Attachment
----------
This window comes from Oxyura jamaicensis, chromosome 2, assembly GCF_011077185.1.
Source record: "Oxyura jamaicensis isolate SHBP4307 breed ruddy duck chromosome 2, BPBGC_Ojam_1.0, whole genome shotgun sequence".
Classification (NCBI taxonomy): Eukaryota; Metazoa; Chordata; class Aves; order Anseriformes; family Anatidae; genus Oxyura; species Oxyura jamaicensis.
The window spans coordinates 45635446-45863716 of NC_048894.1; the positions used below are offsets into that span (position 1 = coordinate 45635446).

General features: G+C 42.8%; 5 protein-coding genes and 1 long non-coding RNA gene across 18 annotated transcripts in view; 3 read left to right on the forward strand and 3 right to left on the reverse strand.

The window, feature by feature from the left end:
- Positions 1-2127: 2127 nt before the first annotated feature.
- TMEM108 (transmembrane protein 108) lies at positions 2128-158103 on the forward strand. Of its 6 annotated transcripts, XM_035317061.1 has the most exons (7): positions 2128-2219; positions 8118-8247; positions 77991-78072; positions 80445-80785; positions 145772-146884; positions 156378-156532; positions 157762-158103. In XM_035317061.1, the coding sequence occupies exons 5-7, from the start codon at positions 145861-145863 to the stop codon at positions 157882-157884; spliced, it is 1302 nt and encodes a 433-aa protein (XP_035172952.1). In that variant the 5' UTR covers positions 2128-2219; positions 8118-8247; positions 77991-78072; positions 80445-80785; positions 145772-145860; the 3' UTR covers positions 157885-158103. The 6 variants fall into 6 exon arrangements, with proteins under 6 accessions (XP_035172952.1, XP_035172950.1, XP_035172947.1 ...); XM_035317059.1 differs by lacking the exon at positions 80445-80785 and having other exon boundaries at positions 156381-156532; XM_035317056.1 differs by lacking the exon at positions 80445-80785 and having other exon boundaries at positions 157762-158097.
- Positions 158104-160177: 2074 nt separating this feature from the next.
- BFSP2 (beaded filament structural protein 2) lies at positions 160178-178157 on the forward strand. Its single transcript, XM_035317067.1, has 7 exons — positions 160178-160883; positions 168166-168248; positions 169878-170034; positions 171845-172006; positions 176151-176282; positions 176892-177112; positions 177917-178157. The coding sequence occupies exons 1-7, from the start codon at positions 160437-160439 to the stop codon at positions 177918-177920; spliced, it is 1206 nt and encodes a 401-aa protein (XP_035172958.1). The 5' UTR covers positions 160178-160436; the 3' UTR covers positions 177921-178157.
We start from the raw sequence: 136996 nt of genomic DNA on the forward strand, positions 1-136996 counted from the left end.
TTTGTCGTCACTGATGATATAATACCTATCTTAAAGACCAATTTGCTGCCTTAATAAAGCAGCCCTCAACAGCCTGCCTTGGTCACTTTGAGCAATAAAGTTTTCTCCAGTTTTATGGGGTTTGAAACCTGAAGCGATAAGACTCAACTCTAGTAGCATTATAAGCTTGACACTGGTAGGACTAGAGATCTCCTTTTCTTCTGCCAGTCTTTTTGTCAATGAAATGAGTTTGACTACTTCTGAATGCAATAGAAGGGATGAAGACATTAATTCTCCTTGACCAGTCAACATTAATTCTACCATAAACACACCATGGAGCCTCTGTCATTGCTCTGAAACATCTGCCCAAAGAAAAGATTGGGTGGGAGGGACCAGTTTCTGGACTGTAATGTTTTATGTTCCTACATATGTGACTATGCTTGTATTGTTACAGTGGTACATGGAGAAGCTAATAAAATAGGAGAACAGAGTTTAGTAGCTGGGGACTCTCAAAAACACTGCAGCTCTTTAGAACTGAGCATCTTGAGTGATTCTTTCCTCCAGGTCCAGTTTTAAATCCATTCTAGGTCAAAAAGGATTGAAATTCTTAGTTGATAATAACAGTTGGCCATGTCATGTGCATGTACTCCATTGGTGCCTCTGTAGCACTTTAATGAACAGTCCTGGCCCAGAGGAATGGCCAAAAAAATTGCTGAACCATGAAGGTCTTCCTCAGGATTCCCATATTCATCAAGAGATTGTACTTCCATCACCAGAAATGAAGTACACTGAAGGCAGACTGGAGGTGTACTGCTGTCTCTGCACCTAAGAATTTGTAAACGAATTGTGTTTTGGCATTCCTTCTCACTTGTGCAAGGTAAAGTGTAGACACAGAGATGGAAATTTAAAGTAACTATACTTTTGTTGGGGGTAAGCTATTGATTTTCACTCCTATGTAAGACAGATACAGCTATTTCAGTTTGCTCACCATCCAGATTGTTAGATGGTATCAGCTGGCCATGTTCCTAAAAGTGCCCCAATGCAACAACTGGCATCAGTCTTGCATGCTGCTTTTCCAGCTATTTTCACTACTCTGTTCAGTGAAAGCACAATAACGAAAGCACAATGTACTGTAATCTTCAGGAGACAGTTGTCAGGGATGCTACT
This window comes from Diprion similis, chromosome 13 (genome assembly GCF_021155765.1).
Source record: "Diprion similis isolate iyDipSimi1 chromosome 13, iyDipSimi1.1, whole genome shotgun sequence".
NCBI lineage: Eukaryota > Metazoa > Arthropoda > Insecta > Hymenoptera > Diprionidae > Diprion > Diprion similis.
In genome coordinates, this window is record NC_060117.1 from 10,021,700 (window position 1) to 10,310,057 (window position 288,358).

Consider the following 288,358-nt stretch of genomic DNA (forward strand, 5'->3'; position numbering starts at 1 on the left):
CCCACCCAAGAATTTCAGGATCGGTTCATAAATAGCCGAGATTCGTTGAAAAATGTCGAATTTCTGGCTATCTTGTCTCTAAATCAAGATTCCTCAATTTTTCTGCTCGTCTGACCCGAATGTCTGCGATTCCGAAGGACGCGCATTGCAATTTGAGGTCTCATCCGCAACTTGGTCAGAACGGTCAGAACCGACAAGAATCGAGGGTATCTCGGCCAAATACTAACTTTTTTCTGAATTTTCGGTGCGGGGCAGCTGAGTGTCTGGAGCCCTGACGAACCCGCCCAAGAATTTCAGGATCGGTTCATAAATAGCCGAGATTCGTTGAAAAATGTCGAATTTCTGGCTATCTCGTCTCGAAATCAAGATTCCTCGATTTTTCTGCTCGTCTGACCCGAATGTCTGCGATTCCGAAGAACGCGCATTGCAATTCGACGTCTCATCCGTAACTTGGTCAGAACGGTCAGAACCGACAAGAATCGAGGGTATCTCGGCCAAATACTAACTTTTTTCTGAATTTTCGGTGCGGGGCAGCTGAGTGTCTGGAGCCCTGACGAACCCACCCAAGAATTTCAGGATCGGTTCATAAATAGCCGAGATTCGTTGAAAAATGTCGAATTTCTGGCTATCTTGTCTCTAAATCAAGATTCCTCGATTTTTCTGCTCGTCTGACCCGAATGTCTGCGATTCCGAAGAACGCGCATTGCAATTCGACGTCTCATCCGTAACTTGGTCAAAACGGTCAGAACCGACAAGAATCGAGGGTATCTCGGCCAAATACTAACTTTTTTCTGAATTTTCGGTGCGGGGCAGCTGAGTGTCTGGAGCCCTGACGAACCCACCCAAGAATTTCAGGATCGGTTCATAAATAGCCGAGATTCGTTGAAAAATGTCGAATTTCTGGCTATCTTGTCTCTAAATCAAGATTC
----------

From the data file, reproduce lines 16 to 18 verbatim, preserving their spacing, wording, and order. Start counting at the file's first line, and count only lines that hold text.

In genome coordinates, this window is record NC_060117.1 from 10,021,700 (window position 1) to 10,310,057 (window position 288,358).

Consider the following 288,358-nt stretch of genomic DNA (forward strand, 5'->3'; position numbering starts at 1 on the left):
CCCACCCAAGAATTTCAGGATCGGTTCATAAATAGCCGAGATTCGTTGAAAAATGTCGAATTTCTGGCTATCTTGTCTCTAAATCAAGATTCCTCAATTTTTCTGCTCGTCTGACCCGAATGTCTGCGATTCCGAAGGACGCGCATTGCAATTTGAGGTCTCATCCGCAACTTGGTCAGAACGGTCAGAACCGACAAGAATCGAGGGTATCTCGGCCAAATACTAACTTTTTTCTGAATTTTCGGTGCGGGGCAGCTGAGTGTCTGGAGCCCTGACGAACCCGCCCAAGAATTTCAGGATCGGTTCATAAATAGCCGAGATTCGTTGAAAAATGTCGAATTTCTGGCTATCTCGTCTCGAAATCAAGATTCCTCGATTTTTCTGCTCGTCTGACCCGAATGTCTGCGATTCCGAAGAACGCGCATTGCAATTCGACGTCTCATCCGTAACTTGGTCAGAACGGTCAGAACCGACAAGAATCGAGGGTATCTCGGCCAAATACTAACTTTTTTCTGAATTTTCGGTGCGGGGCAGCTGAGTGTCTGGAGCCCTGACGAACCCACCCAAGAATTTCAGGATCGGTTCATAAATAGCCGAGATTCGTTGAAAAATGTCGAATTTCTGGCTATCTTGTCTCTAAATCAAGATTCCTCGATTTTTCTGCTCGTCTGACCCGAATGTCTGCGATTCCGAAGAACGCGCATTGCAATTCGACGTCTCATCCGTAACTTGGTCAAAACGGTCAGAACCGACAAGAATCGAGGGTATCTCGGCCAAATACTAACTTTTTTCTGAATTTTCGGTGCGGGGCAGCTGAGTGTCTGGAGCCCTGACGAACCCACCCAAGAATTTCAGGATCGGTTCATAAATAGCCGAGATTCGTTGAAAAATGTCGAATTTCTGGCTATCTTGTCTCTAAATCAAGATTC